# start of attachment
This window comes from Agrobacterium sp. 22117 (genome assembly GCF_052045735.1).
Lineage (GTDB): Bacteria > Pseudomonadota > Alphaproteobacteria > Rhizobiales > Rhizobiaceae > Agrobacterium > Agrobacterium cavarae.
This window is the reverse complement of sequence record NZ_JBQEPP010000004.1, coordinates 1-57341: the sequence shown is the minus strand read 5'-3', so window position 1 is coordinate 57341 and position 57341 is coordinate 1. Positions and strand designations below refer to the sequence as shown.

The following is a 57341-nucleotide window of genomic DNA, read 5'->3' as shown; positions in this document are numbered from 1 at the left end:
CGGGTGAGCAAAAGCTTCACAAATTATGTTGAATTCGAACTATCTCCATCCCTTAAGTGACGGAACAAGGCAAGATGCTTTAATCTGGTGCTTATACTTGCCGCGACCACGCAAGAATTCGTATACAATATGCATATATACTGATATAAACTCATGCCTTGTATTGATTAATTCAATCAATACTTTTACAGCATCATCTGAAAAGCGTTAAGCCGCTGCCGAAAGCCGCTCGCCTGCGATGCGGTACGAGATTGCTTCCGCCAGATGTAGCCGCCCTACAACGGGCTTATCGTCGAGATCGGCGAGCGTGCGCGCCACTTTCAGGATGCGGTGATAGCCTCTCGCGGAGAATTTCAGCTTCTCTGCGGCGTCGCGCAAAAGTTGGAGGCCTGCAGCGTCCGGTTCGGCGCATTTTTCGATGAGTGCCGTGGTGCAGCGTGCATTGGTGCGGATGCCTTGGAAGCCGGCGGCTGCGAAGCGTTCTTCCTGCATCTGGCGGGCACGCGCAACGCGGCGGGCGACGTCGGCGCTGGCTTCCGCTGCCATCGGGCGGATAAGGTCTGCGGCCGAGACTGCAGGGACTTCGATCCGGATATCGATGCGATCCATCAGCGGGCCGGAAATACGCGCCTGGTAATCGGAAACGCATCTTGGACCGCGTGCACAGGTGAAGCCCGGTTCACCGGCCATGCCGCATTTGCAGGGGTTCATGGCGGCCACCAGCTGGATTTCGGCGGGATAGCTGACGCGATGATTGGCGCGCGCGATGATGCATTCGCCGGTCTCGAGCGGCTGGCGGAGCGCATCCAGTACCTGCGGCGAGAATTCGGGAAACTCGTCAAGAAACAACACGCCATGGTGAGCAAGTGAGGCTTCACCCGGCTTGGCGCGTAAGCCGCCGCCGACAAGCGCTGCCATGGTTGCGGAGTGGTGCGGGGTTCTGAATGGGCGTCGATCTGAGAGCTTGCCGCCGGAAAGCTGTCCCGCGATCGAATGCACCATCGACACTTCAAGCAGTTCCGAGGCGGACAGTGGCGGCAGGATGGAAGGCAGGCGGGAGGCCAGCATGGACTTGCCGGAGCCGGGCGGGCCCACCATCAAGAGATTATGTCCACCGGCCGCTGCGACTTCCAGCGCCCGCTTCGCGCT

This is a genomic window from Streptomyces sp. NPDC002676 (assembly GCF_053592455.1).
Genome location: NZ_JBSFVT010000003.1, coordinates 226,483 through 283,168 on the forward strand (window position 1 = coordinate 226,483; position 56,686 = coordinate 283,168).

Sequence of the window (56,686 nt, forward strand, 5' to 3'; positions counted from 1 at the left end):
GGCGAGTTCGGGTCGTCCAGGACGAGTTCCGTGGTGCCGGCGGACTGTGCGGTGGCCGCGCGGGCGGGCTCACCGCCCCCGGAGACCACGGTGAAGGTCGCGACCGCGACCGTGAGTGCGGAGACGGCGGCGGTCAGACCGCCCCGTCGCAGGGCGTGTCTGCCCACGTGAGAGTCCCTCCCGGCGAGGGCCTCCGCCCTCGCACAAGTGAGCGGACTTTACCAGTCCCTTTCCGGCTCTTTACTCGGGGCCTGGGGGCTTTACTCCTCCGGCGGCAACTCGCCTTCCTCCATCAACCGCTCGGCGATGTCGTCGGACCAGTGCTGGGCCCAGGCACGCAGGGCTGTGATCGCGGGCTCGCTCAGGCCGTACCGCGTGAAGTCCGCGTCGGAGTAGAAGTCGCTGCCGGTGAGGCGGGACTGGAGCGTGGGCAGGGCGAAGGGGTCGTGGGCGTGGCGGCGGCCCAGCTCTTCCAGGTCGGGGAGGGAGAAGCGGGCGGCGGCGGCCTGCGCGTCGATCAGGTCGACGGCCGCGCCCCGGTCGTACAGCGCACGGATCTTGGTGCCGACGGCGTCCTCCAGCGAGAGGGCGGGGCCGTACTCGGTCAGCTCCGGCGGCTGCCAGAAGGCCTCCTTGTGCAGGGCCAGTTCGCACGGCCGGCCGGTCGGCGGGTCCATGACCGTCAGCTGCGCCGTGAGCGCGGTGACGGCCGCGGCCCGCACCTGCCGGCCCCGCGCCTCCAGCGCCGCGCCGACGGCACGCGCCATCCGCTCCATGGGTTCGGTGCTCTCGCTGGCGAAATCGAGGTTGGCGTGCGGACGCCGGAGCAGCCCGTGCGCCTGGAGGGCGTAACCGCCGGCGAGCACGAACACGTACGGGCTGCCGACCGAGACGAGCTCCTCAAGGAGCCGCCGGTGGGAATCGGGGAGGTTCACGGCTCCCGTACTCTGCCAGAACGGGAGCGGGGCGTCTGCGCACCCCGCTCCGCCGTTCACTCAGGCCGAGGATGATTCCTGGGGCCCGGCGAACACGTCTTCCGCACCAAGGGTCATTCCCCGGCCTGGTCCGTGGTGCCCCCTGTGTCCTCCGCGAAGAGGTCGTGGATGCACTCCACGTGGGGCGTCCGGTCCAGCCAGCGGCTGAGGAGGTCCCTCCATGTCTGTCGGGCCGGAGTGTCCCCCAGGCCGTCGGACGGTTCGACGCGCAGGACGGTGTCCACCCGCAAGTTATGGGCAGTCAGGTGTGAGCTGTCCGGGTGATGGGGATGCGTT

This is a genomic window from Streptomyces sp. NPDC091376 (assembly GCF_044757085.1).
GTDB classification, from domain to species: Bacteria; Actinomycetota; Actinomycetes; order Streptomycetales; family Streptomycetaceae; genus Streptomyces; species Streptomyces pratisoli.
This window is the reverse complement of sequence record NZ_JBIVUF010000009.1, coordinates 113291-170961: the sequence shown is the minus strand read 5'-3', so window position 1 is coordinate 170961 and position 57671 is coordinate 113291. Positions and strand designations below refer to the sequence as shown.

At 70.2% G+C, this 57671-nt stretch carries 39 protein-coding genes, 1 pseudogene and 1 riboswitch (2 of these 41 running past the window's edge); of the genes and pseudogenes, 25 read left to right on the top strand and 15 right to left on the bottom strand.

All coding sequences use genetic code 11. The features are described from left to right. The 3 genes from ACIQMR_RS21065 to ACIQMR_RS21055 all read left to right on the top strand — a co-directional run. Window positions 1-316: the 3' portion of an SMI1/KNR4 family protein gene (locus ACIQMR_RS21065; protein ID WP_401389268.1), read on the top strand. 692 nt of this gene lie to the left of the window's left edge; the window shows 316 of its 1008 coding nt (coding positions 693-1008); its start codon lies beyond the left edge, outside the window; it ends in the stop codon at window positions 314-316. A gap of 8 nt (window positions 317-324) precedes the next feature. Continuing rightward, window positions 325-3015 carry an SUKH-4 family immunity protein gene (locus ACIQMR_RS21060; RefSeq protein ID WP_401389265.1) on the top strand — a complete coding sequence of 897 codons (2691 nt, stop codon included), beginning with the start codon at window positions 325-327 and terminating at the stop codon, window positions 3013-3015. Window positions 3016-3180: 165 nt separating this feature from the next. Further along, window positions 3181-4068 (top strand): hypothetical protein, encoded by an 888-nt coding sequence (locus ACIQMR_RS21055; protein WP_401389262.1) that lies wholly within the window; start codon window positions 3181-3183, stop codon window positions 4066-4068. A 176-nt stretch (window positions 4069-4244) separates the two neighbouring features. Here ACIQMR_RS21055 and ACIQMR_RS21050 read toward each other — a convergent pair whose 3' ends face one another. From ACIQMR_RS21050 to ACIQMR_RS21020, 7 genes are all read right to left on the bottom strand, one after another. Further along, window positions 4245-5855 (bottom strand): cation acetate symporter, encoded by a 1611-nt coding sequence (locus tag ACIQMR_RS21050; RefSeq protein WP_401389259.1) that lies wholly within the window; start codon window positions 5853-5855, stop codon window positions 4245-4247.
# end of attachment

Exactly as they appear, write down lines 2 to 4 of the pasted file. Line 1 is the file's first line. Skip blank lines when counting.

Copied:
Lineage (GTDB): Bacteria > Pseudomonadota > Alphaproteobacteria > Rhizobiales > Rhizobiaceae > Agrobacterium > Agrobacterium cavarae.
This window is the reverse complement of sequence record NZ_JBQEPP010000004.1, coordinates 1-57341: the sequence shown is the minus strand read 5'-3', so window position 1 is coordinate 57341 and position 57341 is coordinate 1. Positions and strand designations below refer to the sequence as shown.

The following is a 57341-nucleotide window of genomic DNA, read 5'->3' as shown; positions in this document are numbered from 1 at the left end: